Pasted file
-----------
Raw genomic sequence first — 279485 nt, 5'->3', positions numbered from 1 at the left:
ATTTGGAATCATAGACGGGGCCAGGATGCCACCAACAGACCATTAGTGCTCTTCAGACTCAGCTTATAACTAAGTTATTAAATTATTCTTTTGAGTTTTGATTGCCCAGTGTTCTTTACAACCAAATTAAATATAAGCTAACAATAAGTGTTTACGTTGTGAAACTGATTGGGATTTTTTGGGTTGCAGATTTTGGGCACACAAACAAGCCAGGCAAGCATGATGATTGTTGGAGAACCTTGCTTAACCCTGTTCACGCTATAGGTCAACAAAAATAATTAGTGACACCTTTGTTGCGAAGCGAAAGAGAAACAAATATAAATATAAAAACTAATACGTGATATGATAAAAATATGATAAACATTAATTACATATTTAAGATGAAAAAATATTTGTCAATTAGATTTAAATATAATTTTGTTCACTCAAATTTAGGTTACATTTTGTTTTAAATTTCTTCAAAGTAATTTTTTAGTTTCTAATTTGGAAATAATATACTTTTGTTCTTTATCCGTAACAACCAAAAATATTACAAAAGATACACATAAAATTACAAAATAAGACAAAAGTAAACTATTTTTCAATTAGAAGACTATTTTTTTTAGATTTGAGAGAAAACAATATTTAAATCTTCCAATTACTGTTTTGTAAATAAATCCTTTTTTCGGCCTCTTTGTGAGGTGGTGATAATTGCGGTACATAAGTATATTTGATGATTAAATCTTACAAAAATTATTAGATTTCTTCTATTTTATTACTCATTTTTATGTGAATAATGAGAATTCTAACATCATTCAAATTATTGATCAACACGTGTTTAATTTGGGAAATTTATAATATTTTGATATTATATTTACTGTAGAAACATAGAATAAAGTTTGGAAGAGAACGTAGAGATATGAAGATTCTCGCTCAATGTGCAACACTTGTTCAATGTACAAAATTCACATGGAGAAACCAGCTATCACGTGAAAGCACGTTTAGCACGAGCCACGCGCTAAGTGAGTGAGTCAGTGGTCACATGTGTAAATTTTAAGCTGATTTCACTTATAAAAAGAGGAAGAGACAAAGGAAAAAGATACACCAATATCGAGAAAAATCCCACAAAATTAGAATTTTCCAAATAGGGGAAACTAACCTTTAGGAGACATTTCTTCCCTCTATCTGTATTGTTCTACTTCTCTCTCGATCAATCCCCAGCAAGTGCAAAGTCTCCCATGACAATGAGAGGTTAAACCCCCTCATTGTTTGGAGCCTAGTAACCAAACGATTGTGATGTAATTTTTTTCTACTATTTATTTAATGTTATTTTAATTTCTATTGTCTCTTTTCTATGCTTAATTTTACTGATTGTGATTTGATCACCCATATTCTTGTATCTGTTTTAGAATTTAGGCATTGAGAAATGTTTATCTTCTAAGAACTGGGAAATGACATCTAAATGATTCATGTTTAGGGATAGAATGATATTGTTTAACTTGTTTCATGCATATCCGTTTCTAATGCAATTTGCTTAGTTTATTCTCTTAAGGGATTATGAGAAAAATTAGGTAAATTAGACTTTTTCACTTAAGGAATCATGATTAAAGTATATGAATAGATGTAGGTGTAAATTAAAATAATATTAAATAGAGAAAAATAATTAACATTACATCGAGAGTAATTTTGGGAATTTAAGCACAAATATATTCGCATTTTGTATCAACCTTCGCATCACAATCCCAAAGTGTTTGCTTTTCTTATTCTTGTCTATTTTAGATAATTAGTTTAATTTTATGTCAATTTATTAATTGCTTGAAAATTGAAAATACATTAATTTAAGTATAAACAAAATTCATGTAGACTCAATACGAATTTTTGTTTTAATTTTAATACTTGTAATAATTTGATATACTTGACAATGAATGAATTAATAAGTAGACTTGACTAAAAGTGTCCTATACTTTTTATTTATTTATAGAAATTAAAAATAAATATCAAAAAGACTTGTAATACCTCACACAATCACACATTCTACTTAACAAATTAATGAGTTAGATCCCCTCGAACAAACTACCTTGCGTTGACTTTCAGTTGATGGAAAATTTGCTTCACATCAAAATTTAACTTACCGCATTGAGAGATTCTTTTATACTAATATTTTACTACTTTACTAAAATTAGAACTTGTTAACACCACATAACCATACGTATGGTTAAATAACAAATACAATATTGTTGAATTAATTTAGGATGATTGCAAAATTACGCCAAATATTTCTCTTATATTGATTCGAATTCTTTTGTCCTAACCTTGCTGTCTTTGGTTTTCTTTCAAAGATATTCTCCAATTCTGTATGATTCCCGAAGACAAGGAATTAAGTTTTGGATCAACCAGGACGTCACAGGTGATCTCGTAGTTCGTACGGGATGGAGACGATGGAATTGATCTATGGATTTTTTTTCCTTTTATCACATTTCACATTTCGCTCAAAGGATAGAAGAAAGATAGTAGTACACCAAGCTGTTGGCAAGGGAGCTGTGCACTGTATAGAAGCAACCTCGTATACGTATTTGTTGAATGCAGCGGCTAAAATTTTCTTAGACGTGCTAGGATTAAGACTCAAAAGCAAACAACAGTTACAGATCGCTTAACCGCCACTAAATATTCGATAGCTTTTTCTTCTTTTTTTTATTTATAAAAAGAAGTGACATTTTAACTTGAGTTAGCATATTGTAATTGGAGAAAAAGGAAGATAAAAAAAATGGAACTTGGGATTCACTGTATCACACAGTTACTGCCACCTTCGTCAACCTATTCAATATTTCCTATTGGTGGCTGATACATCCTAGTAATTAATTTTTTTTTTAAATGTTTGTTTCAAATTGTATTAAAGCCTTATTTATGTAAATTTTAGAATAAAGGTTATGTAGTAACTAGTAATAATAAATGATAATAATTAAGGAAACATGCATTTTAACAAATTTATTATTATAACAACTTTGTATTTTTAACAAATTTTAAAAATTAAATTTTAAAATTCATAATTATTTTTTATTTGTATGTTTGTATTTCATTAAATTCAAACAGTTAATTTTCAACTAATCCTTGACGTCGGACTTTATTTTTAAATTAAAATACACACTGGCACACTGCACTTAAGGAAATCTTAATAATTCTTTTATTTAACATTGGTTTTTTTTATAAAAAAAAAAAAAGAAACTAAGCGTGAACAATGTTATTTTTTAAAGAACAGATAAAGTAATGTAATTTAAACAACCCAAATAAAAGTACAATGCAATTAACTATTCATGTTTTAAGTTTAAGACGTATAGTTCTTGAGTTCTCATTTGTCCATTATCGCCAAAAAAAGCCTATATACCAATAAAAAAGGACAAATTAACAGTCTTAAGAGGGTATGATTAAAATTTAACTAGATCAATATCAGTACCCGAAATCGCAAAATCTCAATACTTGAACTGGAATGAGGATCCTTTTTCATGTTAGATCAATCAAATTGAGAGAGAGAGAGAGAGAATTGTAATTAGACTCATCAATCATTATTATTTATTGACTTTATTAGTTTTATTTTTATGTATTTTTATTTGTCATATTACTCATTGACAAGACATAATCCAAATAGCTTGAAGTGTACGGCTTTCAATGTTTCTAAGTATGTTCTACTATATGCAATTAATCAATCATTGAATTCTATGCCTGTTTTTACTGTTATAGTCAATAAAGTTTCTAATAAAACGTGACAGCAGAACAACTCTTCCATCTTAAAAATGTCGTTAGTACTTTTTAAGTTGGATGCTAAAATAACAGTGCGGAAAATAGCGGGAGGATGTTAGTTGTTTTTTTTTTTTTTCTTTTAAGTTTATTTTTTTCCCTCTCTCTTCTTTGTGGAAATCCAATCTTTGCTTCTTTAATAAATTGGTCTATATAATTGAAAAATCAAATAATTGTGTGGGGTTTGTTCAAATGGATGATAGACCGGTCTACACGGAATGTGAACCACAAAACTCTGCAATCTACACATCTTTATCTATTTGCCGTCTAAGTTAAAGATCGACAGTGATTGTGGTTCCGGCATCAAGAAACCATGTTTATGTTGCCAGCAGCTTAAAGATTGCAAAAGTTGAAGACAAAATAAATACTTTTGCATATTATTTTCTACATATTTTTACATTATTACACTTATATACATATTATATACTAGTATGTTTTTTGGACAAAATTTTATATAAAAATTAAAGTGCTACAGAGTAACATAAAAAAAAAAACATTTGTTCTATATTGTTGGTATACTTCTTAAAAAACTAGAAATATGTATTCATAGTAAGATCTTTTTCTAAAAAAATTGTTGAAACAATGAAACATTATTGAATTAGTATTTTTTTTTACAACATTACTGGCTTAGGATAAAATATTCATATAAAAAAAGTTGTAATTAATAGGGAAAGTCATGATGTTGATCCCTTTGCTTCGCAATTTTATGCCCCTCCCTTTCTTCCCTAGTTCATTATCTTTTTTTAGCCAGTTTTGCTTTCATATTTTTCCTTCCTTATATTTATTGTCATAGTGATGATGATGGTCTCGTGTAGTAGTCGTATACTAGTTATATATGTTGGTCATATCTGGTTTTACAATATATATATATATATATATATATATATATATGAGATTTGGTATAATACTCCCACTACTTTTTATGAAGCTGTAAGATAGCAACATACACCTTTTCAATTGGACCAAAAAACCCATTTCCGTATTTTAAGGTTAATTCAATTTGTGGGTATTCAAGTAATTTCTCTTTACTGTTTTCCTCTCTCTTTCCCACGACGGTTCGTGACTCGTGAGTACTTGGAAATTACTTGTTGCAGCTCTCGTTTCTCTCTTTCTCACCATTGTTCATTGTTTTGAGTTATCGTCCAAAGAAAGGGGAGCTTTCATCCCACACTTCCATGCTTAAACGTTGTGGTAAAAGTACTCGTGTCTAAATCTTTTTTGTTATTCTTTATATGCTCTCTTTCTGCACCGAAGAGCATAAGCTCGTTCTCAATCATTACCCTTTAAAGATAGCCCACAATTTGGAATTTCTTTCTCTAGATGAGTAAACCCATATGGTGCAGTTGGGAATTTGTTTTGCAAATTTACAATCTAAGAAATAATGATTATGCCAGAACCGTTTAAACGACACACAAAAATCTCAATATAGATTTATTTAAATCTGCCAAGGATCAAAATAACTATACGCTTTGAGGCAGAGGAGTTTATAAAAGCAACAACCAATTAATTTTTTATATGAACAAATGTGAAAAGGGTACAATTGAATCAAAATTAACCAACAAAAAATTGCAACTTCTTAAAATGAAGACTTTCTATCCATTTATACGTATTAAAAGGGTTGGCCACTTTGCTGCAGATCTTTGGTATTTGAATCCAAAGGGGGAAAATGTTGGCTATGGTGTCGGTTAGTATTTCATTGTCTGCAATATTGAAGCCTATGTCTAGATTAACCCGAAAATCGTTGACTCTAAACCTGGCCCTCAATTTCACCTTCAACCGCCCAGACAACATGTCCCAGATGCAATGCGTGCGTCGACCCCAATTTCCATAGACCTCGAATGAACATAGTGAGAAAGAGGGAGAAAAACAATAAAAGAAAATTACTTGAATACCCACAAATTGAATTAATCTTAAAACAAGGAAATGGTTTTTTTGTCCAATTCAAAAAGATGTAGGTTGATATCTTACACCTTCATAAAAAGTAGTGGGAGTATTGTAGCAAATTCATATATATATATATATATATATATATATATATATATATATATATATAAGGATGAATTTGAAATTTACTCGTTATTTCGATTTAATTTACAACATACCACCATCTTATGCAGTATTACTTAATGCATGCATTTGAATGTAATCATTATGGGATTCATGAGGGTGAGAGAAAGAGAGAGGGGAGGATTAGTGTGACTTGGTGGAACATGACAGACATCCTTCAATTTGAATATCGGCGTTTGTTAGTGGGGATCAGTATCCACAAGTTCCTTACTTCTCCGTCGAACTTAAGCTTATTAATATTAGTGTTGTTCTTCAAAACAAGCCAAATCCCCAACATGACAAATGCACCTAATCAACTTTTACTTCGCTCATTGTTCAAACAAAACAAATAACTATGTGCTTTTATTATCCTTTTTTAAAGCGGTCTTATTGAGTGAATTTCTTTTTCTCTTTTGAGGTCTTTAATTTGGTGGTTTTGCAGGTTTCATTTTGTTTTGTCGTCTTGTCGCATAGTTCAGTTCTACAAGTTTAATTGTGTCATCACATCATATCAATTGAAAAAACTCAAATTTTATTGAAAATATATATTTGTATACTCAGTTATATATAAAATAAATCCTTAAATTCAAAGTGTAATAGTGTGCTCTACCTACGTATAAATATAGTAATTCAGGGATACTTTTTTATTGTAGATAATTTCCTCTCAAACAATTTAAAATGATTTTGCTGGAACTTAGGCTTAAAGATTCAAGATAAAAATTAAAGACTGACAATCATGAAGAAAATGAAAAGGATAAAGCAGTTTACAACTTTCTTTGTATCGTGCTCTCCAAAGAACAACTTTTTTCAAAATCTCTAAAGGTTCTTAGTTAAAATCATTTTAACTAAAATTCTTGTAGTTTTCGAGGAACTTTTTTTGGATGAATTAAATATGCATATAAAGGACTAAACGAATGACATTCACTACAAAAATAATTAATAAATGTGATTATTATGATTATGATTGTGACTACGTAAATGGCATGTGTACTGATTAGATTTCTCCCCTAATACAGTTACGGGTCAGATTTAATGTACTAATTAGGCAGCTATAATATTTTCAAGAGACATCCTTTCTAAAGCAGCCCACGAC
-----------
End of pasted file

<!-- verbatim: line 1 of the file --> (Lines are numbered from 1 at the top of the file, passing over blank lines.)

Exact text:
Raw genomic sequence first — 279485 nt, 5'->3', positions numbered from 1 at the left: